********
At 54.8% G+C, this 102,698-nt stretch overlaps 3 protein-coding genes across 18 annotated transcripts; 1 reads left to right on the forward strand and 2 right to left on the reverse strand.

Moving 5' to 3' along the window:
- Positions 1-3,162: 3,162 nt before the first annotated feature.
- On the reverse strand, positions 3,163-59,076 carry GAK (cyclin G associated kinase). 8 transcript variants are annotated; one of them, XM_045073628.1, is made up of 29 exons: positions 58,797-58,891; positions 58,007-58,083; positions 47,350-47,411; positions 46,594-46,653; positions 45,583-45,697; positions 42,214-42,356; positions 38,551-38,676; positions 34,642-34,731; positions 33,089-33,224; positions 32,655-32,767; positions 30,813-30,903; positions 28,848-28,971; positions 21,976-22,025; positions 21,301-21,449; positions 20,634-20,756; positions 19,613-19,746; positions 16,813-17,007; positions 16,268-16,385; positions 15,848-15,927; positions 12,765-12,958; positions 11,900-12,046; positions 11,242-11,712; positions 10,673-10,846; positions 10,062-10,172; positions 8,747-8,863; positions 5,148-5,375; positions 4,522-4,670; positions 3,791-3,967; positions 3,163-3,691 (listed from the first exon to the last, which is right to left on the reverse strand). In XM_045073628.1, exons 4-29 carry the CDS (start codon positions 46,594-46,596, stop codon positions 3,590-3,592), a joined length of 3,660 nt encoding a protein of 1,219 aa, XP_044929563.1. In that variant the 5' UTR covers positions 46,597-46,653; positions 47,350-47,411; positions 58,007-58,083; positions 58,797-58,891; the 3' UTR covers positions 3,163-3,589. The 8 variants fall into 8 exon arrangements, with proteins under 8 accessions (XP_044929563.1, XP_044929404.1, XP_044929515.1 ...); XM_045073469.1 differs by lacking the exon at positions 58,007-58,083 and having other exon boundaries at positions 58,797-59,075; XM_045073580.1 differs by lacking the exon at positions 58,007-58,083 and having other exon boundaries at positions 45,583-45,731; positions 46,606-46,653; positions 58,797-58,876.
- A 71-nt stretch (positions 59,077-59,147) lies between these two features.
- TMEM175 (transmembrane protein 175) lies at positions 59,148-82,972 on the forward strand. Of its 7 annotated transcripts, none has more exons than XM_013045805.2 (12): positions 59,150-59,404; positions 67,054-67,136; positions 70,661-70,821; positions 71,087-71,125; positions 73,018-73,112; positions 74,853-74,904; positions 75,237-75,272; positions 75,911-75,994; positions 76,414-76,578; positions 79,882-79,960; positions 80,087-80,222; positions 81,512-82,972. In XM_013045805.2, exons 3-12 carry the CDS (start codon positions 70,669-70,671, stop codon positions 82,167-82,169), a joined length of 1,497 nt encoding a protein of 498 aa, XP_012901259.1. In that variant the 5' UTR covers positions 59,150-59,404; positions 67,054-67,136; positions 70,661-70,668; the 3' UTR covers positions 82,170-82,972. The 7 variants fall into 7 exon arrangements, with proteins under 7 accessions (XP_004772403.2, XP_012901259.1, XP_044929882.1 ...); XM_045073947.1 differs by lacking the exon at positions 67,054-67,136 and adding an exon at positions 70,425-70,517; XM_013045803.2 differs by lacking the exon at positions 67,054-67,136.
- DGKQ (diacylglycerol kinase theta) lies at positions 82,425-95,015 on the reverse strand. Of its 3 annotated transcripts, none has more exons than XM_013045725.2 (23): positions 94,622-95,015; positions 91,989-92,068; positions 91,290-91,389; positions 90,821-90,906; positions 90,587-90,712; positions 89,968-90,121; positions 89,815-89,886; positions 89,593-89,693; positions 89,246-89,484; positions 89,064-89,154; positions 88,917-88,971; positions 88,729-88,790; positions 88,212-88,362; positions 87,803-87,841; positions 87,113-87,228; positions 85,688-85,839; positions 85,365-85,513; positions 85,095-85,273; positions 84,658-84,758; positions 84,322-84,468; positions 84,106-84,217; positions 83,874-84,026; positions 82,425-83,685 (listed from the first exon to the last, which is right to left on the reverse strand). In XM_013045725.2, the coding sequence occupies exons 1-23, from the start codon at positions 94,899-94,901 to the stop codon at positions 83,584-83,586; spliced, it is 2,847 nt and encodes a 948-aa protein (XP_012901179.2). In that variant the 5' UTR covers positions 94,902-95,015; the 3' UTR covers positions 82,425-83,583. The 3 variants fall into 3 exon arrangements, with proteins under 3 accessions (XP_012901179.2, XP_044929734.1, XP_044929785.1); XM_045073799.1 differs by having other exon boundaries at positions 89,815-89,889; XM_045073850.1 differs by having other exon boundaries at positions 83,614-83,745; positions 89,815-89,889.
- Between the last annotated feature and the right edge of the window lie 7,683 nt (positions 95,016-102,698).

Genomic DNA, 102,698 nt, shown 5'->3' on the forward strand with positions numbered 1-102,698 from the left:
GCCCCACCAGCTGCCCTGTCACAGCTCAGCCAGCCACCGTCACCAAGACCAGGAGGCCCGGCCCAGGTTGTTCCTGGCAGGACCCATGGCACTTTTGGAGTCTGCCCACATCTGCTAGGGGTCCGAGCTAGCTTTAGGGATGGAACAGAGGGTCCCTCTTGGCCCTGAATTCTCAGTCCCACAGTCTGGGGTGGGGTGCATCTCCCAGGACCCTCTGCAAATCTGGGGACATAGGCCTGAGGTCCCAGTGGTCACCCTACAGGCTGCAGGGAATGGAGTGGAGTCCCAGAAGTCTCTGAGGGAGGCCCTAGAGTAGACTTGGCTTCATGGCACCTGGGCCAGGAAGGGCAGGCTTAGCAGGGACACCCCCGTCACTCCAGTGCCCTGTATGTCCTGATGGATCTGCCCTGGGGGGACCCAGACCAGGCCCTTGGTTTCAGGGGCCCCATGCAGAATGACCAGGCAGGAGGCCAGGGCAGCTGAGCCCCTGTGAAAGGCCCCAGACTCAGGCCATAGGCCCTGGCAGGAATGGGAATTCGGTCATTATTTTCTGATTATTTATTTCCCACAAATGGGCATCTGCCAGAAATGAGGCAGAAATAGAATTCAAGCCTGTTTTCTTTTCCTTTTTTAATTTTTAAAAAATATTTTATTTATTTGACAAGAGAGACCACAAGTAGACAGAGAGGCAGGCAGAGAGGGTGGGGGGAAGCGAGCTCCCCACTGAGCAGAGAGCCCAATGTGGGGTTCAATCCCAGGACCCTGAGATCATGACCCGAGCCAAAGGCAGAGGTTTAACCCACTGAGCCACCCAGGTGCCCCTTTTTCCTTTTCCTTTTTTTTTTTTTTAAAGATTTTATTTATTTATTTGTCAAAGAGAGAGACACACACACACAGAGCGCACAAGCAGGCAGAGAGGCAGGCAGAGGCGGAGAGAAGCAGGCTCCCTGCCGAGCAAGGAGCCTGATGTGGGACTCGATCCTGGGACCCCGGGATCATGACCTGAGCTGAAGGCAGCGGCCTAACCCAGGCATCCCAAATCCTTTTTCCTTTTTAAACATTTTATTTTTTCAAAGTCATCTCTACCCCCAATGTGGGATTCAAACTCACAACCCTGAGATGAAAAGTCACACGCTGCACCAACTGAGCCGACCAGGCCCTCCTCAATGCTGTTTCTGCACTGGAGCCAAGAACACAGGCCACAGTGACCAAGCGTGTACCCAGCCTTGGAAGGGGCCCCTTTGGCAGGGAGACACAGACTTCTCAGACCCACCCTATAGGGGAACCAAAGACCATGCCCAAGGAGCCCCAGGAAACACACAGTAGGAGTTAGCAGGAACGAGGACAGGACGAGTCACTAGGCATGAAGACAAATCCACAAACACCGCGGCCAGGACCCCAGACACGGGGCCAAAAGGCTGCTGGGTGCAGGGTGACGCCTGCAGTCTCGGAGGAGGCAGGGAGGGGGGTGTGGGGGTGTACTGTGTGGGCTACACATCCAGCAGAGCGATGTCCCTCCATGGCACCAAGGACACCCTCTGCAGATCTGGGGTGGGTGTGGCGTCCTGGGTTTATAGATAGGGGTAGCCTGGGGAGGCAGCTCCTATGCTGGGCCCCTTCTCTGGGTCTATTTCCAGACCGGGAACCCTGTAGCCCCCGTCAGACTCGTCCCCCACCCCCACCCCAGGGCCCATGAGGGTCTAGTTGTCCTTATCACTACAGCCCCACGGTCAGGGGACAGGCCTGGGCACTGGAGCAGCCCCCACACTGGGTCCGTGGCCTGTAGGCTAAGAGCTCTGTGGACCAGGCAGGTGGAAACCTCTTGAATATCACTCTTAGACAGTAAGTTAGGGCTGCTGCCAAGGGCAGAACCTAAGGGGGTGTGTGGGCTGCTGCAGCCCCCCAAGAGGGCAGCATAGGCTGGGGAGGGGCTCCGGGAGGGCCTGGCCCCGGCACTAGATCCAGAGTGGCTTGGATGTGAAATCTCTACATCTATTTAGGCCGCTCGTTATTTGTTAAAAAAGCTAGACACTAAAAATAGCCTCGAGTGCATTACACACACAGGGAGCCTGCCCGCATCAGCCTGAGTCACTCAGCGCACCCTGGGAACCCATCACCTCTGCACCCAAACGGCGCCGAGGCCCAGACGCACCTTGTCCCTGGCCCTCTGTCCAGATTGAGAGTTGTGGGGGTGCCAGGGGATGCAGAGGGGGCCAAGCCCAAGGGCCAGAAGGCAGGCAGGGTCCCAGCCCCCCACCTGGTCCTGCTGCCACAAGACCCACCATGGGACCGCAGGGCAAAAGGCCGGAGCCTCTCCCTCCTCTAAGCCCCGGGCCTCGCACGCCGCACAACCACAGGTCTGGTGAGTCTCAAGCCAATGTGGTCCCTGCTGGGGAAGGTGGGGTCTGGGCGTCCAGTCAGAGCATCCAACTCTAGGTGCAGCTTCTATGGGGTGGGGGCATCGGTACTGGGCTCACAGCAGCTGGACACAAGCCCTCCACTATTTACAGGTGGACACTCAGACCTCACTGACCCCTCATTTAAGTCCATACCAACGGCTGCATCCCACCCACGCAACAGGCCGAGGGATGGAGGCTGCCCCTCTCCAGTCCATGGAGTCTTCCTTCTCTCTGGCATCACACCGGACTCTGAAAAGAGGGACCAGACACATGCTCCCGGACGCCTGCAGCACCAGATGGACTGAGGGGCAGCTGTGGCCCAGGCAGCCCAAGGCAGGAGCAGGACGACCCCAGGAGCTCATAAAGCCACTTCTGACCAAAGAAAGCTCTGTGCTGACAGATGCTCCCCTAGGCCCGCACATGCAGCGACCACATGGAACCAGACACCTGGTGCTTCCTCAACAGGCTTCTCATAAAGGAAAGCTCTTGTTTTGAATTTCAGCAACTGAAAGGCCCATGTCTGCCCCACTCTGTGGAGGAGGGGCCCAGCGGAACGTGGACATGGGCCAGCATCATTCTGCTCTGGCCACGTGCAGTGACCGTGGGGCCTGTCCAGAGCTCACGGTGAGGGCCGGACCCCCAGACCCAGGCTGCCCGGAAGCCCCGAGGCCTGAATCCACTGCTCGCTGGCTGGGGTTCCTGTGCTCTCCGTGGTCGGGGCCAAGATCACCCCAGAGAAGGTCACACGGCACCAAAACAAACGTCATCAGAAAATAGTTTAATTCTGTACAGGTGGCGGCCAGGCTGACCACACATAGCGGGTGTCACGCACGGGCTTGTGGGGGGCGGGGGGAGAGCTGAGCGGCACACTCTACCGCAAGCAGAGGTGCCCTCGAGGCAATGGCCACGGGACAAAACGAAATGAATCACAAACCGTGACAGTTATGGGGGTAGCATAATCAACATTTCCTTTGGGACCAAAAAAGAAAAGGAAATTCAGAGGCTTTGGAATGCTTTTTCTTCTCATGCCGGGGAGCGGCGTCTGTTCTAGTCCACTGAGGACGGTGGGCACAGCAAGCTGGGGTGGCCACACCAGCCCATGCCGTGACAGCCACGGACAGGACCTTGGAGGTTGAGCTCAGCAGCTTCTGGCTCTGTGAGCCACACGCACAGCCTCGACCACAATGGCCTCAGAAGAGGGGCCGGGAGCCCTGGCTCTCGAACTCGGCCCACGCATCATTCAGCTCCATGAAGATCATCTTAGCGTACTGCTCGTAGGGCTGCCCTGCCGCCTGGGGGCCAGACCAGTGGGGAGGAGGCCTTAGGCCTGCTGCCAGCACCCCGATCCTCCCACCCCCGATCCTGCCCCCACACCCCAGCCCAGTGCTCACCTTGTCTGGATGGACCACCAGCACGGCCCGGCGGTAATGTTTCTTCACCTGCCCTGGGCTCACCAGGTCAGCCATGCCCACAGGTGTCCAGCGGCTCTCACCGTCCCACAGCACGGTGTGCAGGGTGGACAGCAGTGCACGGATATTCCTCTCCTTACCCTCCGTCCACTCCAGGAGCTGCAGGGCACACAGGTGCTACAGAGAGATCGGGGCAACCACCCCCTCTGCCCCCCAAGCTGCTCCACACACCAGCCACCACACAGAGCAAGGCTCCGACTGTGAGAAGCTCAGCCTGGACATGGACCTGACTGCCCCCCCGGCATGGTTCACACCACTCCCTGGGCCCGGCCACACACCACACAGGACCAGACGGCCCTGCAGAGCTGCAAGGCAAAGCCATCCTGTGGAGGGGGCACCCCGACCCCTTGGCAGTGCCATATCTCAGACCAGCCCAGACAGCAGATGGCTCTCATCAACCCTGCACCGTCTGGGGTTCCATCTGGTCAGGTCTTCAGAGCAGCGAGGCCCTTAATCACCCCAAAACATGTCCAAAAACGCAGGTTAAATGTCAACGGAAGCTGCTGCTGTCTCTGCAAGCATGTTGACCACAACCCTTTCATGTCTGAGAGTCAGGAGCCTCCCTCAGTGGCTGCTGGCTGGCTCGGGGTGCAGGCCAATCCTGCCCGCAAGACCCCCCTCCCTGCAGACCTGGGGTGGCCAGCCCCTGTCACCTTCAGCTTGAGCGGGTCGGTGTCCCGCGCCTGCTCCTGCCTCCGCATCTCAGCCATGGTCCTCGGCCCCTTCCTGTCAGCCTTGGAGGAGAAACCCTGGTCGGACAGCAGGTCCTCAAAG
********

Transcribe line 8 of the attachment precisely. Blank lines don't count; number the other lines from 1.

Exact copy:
- Between the last annotated feature and the right edge of the window lie 7,683 nt (positions 95,016-102,698).